Mike and Diane Coats, 1969 (Photo courtesy Mike Coats)

Mike and Diane Coats, 1969. Credit: Photo courtesy Mike Coats

“During my first year at the Naval Academy, my mother kept writing me about a wonderful girl who lived behind them in base housing. She kept insisting I write to this young lady. To make my mother happy, I finally did so. I eventually asked for a picture. Needless to say, it was an unforgettable day when the picture arrived, and I realized she was the same girl I had seen at the pool two years earlier!” Her name was Diane Carson.

Diane’s father, an Air Force dentist, had been transferred from Amarillo to Riverside. The seemingly predestined couple corresponded cross-country for four years. They married at Tinker AFB in Oklahoma City in 1969. “My mother always enjoyed reminding me she ‘found’ my wife for me,” Coats said. “But,” he added, “I would remind her I had stated my intent to marry Diane two years before she ‘found’ her!”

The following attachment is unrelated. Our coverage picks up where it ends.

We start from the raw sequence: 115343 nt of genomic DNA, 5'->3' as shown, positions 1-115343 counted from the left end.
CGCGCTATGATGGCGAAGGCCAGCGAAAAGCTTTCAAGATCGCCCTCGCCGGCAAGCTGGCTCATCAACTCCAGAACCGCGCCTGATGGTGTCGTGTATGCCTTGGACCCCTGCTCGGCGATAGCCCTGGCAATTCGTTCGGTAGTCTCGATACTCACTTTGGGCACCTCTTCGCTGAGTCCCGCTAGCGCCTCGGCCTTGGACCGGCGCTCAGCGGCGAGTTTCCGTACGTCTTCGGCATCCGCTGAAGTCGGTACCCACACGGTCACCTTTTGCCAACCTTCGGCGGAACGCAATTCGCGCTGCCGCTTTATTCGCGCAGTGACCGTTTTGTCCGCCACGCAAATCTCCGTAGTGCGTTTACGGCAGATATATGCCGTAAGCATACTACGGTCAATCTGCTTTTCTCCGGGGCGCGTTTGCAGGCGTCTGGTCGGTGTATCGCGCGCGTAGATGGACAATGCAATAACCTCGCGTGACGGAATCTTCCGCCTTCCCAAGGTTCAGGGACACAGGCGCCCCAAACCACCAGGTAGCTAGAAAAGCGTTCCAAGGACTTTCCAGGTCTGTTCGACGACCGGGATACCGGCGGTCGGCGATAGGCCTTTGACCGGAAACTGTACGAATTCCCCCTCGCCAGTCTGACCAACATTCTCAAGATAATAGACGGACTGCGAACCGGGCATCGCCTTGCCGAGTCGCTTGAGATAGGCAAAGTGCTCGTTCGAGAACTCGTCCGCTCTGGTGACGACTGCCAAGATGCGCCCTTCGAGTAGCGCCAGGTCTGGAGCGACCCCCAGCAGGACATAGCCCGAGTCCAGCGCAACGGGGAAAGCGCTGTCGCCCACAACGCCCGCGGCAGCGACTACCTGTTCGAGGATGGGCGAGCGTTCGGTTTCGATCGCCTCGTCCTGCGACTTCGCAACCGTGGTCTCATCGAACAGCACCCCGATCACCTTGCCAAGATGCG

Coats graduated from Ramona High School in 1964. “I was blessed with a long string of outstanding teachers in Riverside,” Coats said. “I was well prepared to compete academically when I entered the Naval Academy.”

During his plebe year, Coats’ father visited him in Annapolis. His father had “lost a lot of friends in each of the wars and seemed reluctant to tell us his ‘war stories.’” So Coats hadn’t fully appreciated his father’s accomplishments until that visit. “He was in his dress uniform wearing all his medals,” Coats remembered. “Every midshipman and officer did a double take and stared at his chest full of medals. I flew 315 combat missions in Vietnam and logged over 400 carrier landings, but I don’t feel like I came close to measuring up to his record during three wars. He was the hardest working man I’ve ever seen and retired as a full colonel despite never having gone to college.”

The crew of STS-41D

The crew of STS-41D. Credit: NASA photo, 1984

First Flight